I like the idea of Denver drafting Sanchez so much, I could see the Broncos trading up a few spots -- as long as it doesn't cost them the 18th pick to get him. Yes, you can argue that McDaniels, a staunch supporter of the Patriot Way, could try to identify a quarterback in the late rounds. Tom Brady was a sixth-rounder and Cassel was found in the seventh.
But McDaniels doesn't have time to hope lightning strikes a third time. If he doesn't find a quarterback to adequately replace Cutler, his career in Denver will be a short one. He needs someone to hitch his wagon to, and Sanchez seems to be the perfect guy.
Mike Sando: I realize the Broncos could have handled the Cutler situation better, but if owner Pat Bowlen thought McDaniels was the right guy six weeks ago, he needs to stand behind him. That's precisely what I expect Bowlen to do after reading that terse news release announcing the team's plans to trade Cutler. The wording of that release made it clear Bowlen had soured on Cutler.
McDaniels' history in New England suggests the Broncos won't be eager to trade up very far. They'll probably follow your earlier advice in filling out their roster with as many quality players as possible. What if they stand pat at No. 12 and can't get one of the quarterbacks?
Bill Williamson: If Sanchez is gone, and assuming Stafford is off the board as well, the Broncos will have to bite the bullet and try to figure out their quarterback issue later. Still, Denver can get a lot of value from its two first-round picks. Defense needed to be the major focus of the draft anyway, so Denver has to identify two players who can fit into the 3-4 scheme immediately.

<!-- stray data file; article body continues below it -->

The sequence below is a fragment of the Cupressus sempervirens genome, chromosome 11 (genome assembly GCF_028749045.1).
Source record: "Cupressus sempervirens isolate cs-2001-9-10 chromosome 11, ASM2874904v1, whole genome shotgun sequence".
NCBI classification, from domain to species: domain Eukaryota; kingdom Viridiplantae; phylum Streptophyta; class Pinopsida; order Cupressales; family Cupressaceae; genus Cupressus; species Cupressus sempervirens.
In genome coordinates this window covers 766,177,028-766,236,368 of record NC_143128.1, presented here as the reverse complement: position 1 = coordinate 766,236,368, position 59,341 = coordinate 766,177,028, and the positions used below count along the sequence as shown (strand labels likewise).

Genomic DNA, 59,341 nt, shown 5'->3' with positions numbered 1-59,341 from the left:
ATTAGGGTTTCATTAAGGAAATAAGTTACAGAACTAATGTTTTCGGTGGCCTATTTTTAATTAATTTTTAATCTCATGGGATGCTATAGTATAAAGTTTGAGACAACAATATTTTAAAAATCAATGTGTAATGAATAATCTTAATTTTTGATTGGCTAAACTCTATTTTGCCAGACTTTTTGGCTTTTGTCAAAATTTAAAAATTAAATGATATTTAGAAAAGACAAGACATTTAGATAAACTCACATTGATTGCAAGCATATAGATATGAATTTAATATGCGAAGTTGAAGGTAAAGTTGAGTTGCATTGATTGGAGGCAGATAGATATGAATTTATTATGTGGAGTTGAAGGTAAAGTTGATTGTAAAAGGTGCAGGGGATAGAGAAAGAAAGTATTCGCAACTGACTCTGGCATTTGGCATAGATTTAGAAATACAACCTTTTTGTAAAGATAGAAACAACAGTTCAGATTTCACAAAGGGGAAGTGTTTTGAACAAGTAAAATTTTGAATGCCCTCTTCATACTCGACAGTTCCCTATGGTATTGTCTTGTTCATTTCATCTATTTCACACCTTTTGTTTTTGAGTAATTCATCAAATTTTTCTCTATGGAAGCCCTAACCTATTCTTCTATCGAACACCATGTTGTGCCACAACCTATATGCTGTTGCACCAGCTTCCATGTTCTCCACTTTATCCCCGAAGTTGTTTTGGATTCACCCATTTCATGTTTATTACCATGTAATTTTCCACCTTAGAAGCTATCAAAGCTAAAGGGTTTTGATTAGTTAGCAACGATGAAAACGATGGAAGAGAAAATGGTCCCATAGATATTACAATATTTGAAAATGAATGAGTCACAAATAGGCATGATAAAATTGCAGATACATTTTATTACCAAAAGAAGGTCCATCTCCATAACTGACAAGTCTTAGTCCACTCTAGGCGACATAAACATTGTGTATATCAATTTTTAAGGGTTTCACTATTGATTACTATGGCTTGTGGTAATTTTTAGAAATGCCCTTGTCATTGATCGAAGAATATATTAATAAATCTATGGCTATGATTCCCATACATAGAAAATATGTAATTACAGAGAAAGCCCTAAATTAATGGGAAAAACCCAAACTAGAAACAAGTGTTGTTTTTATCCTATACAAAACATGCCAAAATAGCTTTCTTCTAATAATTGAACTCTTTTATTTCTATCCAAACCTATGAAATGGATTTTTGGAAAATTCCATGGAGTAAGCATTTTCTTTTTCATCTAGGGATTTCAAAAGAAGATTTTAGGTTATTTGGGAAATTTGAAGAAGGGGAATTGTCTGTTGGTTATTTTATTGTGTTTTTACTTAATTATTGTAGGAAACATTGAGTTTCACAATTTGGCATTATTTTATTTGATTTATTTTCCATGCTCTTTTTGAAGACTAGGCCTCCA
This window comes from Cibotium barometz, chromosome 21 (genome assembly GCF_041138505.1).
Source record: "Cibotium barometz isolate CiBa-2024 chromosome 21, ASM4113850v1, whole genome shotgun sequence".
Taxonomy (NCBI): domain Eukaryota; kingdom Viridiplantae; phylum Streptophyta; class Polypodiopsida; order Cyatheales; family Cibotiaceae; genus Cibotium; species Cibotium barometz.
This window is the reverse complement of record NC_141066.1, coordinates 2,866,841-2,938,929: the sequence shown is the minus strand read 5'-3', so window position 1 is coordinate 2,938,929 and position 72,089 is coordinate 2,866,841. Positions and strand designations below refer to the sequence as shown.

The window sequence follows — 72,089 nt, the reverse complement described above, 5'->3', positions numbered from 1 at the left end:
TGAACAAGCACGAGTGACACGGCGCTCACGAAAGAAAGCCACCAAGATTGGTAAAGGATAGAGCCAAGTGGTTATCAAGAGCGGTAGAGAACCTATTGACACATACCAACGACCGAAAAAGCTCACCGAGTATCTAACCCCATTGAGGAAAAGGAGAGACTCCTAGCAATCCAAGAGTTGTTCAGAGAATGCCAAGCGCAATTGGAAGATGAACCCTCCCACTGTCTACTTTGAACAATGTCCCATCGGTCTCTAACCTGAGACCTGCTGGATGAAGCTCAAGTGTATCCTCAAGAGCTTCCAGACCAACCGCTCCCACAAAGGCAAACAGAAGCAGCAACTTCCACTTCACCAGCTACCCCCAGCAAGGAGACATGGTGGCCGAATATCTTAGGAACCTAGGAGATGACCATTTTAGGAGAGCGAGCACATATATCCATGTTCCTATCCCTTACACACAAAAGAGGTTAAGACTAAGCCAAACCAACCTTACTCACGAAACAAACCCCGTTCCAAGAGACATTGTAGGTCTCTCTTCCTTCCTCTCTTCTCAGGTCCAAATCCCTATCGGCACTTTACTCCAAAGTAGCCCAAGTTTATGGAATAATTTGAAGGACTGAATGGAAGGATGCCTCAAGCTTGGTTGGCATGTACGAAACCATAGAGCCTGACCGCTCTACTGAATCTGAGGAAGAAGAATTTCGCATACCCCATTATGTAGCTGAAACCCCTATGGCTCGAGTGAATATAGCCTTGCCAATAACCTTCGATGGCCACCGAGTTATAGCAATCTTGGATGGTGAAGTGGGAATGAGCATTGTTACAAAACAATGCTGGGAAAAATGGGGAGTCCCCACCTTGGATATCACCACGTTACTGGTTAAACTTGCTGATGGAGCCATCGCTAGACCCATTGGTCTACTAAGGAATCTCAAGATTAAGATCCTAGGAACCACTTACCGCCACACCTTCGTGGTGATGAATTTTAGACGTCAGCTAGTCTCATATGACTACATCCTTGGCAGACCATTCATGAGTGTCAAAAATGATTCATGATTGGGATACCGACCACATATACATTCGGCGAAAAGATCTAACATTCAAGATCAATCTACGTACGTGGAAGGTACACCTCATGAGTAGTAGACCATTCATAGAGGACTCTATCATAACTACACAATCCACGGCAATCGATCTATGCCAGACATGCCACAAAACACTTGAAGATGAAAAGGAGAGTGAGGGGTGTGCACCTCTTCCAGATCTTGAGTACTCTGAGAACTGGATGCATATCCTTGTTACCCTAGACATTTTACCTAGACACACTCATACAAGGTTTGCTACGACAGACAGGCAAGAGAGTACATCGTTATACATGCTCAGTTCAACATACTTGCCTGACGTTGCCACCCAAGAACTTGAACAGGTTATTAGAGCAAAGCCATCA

The Broncos should focus on Raji, USC middle linebacker Rey Maualuga and LSU defensive end Tyson Jackson. If Denver can somehow land two of these three players, this draft will stand as a major start toward the reconstruction of the defense. It won't make the Cutler trade a victory for the Broncos, but it will be a solid start.
Some analysts think Raji could fall down the draft board, but the Raiders (No. 7), Packers (No. 9) and 49ers (No. 10) are among the teams that could snag him. If Raji drops to No. 12, watch for Denver to write his name on its draft card as soon as Buffalo makes the 11th pick.
If Raji is gone, Maualuga would be a perfect fit for
Mike Nolan's new defense. Nolan was with the 49ers when they drafted Patrick Willis, so he knows the value of a great inside linebacker.
The Broncos like Jackson and he could be available at No. 18. The Chargers could be a threat to take him at No. 16, and the Patriots could have interest if they traded up.
Mike Sando: There's reason to wonder if the 49ers would have the nerve to draft another quarterback in the first round after missing on Alex Smith four years ago. Raji or one of the offensive tackles could make sense at No. 10. If that happens and Sanchez slips out of the top 10, perhaps the Broncos can emerge from the Cutler mess with a franchise quarterback and another impact player or two.